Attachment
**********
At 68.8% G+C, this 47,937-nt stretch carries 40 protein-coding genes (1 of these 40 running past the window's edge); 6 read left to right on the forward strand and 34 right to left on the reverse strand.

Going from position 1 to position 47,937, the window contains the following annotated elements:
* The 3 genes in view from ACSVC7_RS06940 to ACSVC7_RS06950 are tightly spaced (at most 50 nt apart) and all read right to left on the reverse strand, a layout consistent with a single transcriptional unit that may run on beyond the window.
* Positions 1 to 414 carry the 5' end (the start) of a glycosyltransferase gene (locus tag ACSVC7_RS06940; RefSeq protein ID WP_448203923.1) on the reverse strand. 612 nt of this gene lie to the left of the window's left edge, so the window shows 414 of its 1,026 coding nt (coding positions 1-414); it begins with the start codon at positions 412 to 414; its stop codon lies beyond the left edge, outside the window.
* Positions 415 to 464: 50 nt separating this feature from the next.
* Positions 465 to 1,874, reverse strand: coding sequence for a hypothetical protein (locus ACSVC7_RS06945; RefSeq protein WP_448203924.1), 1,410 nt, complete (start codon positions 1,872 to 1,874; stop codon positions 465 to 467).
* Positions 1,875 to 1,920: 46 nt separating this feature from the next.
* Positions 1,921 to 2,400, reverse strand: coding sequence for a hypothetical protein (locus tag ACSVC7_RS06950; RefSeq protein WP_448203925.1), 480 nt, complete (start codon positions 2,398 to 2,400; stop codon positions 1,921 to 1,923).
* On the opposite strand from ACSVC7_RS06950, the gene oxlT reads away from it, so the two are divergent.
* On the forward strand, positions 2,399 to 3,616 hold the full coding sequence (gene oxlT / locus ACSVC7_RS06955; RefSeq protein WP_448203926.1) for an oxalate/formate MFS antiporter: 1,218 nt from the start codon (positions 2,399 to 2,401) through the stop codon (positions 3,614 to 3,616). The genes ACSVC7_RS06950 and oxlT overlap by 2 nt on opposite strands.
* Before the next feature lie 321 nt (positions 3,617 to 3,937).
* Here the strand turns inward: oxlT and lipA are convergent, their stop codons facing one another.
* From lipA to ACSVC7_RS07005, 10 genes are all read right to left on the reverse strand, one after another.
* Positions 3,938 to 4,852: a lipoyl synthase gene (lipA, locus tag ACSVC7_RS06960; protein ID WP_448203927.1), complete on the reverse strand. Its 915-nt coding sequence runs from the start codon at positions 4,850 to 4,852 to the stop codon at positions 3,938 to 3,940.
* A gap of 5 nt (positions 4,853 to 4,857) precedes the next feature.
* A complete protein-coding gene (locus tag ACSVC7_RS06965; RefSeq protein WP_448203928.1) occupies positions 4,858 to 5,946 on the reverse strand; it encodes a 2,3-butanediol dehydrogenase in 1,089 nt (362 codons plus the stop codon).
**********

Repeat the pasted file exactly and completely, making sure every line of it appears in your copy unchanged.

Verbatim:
At 68.8% G+C, this 47,937-nt stretch carries 40 protein-coding genes (1 of these 40 running past the window's edge); 6 read left to right on the forward strand and 34 right to left on the reverse strand.

Going from position 1 to position 47,937, the window contains the following annotated elements:
* The 3 genes in view from ACSVC7_RS06940 to ACSVC7_RS06950 are tightly spaced (at most 50 nt apart) and all read right to left on the reverse strand, a layout consistent with a single transcriptional unit that may run on beyond the window.
* Positions 1 to 414 carry the 5' end (the start) of a glycosyltransferase gene (locus tag ACSVC7_RS06940; RefSeq protein ID WP_448203923.1) on the reverse strand. 612 nt of this gene lie to the left of the window's left edge, so the window shows 414 of its 1,026 coding nt (coding positions 1-414); it begins with the start codon at positions 412 to 414; its stop codon lies beyond the left edge, outside the window.
* Positions 415 to 464: 50 nt separating this feature from the next.
* Positions 465 to 1,874, reverse strand: coding sequence for a hypothetical protein (locus ACSVC7_RS06945; RefSeq protein WP_448203924.1), 1,410 nt, complete (start codon positions 1,872 to 1,874; stop codon positions 465 to 467).
* Positions 1,875 to 1,920: 46 nt separating this feature from the next.
* Positions 1,921 to 2,400, reverse strand: coding sequence for a hypothetical protein (locus tag ACSVC7_RS06950; RefSeq protein WP_448203925.1), 480 nt, complete (start codon positions 2,398 to 2,400; stop codon positions 1,921 to 1,923).
* On the opposite strand from ACSVC7_RS06950, the gene oxlT reads away from it, so the two are divergent.
* On the forward strand, positions 2,399 to 3,616 hold the full coding sequence (gene oxlT / locus ACSVC7_RS06955; RefSeq protein WP_448203926.1) for an oxalate/formate MFS antiporter: 1,218 nt from the start codon (positions 2,399 to 2,401) through the stop codon (positions 3,614 to 3,616). The genes ACSVC7_RS06950 and oxlT overlap by 2 nt on opposite strands.
* Before the next feature lie 321 nt (positions 3,617 to 3,937).
* Here the strand turns inward: oxlT and lipA are convergent, their stop codons facing one another.
* From lipA to ACSVC7_RS07005, 10 genes are all read right to left on the reverse strand, one after another.
* Positions 3,938 to 4,852: a lipoyl synthase gene (lipA, locus tag ACSVC7_RS06960; protein ID WP_448203927.1), complete on the reverse strand. Its 915-nt coding sequence runs from the start codon at positions 4,850 to 4,852 to the stop codon at positions 3,938 to 3,940.
* A gap of 5 nt (positions 4,853 to 4,857) precedes the next feature.
* A complete protein-coding gene (locus tag ACSVC7_RS06965; RefSeq protein WP_448203928.1) occupies positions 4,858 to 5,946 on the reverse strand; it encodes a 2,3-butanediol dehydrogenase in 1,089 nt (362 codons plus the stop codon).